What Are You Doing About Cybersecurity?

If you think it can’t happen to you, think again. Survey finds that almost 70 percent of respondents have faced at least one security breach in the past year, and yet they’re still not doing much about it.

We can hear about security breaches in the news like the well-publicized attack on Target’s data. We know about hacker attempts to control systems like Stuxnet, which was only the beginning of a long string of hits. And we all know somebody whose email has been compromised for no apparent reason other than it’s fun to see what you can get into.

And yet so many of us continue to believe that it won’t happen to us.

I don’t know about you, but I have a certain level of trust that our critical power and water infrastructures will not hold that same attitude. And yet, JSUK (just so you know)…

In a recent survey of companies responsible for the world’s power, water and other critical functions, about two-thirds reported at least one security breach that led to the loss of confidential information or disruption of operations in the past 12 months. Granted, I’m going to maintain a certain level of skepticism given that the survey was sponsored by Unisys, which provides IT services, software and technology, so no doubt has something they might want to sell you to combat these issues. However, the survey was conducted by the Ponemon Institute, an independent research and education organization.

And really, I think the information in itself is pretty telling about the ongoing lack of concern despite the acceptance that the industry overall faces considerable cybersecurity issues. Surveying 599 security executives at utility, oil and gas, energy and manufacturing companies, 64 percent of respondents anticipated one or more serious attacks in the coming year. Despite this risk, only 28 percent ranked security as one of the top five strategic priorities for their organization.

“The findings of the survey are startling, given that these industries form the backbone of the global economy and cannot afford a disruption,” said Larry Ponemon, chairman and founder of the Ponemon Institute. “While the desire for security protection is apparent among these companies, not nearly enough is actually being done to secure our critical infrastructure against attacks.”

Only one in six respondents describe their organization’s IT security program or activities as mature. Respondents who reported suffering a data breach within the past year most often attributed these breaches to an internal accident or mistake, and negligent insiders were the most cited threat to company security.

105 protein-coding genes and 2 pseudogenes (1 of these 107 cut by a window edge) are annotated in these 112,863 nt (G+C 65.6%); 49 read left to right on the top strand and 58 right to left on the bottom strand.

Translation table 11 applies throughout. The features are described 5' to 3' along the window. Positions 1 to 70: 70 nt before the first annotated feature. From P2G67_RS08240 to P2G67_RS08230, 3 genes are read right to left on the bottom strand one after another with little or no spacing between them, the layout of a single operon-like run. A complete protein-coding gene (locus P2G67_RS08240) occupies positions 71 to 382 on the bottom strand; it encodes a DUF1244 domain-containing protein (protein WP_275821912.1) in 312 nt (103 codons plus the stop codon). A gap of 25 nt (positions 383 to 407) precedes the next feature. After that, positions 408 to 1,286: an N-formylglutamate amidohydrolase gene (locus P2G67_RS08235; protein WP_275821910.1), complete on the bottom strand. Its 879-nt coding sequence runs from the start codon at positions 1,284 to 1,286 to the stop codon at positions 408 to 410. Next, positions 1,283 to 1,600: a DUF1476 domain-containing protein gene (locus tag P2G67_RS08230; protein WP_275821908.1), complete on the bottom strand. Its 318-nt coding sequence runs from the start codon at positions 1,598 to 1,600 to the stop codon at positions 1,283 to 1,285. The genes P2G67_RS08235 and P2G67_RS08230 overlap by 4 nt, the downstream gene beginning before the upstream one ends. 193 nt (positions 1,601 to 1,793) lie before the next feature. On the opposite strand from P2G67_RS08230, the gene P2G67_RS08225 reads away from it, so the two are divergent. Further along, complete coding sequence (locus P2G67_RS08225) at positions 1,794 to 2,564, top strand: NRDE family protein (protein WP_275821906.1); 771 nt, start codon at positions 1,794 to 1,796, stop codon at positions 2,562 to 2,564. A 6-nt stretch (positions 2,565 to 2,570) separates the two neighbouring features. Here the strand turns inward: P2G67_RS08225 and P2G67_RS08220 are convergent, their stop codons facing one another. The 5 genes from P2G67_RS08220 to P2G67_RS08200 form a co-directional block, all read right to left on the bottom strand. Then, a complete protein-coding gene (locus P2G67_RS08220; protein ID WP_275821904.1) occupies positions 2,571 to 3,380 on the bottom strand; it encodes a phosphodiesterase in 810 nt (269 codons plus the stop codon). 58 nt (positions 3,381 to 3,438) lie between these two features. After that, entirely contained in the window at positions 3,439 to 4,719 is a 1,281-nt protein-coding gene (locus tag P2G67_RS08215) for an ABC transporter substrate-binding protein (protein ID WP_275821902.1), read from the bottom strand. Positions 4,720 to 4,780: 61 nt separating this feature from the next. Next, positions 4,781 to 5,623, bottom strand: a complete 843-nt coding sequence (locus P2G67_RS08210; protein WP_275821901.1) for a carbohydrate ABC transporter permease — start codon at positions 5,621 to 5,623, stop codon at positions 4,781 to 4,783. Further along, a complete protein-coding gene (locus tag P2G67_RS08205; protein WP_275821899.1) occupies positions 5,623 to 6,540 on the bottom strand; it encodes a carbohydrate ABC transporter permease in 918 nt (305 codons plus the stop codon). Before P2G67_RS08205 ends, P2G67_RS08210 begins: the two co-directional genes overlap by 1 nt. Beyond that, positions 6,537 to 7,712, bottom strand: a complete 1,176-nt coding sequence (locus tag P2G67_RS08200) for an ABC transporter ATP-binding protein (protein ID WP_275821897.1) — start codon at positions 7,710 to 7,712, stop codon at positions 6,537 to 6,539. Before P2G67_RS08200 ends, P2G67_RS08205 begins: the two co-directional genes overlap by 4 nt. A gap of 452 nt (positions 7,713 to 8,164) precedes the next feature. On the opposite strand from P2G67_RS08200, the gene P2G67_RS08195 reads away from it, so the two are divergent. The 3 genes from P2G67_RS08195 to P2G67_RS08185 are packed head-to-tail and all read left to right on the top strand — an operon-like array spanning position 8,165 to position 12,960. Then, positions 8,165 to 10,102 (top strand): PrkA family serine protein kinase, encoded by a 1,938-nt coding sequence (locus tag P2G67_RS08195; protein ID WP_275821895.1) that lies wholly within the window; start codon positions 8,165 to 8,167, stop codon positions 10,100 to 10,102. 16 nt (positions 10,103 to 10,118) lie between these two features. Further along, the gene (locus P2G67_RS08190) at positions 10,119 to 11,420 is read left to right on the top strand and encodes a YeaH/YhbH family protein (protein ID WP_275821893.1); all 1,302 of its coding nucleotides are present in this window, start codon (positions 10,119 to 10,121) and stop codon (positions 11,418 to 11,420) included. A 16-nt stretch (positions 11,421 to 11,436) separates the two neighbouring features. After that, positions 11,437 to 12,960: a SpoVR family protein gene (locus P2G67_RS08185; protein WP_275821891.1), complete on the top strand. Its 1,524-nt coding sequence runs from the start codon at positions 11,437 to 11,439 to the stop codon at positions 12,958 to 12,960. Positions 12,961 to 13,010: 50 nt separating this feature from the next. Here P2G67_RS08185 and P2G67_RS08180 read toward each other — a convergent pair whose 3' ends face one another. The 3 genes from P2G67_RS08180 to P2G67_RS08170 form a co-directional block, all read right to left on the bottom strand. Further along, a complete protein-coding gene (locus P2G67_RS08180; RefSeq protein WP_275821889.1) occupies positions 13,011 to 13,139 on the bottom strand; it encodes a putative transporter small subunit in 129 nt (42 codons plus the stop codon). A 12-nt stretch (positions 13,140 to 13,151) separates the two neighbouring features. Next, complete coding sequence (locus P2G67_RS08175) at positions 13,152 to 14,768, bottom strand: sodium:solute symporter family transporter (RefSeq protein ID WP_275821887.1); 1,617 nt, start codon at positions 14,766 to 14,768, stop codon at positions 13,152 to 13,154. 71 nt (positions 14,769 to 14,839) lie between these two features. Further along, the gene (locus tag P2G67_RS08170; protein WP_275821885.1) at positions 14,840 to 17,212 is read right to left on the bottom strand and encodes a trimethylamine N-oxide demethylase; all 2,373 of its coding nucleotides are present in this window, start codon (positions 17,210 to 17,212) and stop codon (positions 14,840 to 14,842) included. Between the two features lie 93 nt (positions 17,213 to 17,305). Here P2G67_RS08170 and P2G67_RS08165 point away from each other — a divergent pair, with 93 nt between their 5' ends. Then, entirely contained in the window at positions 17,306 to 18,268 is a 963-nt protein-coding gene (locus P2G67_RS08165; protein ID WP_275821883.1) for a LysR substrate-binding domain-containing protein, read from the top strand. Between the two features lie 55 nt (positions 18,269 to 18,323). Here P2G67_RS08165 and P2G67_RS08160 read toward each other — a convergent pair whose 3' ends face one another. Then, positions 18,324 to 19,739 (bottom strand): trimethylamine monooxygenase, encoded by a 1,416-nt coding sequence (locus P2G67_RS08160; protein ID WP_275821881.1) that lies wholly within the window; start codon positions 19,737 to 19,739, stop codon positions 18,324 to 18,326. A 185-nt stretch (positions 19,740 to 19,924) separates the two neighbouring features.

In fact, the argument I’ve heard most often from readers about why this cybersecurity topic is little more than a lot of hype from companies who want to sell you cybersecurity products is that their companies or the industries they work in are not important enough to warrant a hacker focus. They seem to disregard the threat from within—whether purposeful or accidental. Only 6 percent of respondents said they provide cybersecurity training for all employees.

“Whether malicious or accidental, threats from the inside are just as real and devastating as those coming from the outside,” said Dave Frymier, chief information security officer at Unisys. “We hope the survey results serve as a wakeup call to critical infrastructure providers to take a much more proactive, holistic approach to securing their IT systems against attacks. Action should be taken before an incident occurs, not just after a breach.”

The survey also highlighted the concerns many of these executives feel regarding the security of industrial control systems (ICS) and SCADA systems. When asked about the likelihood of an attack on their organizations’ ICS or SCADA systems, 78 percent of the senior security officials responded that a successful attack is at least somewhat likely within the next 24 months. Just 21 percent of respondents thought that the risk level to ICS and SCADA has substantially decreased because of regulations and industry-based security standards, which means that tighter controls and better adoption of standards are needed.

Most respondents said that they have not fully deployed their IT security programs. Only 17 percent say most of their IT security programs are fully deployed.

For more information, read the full report.

 

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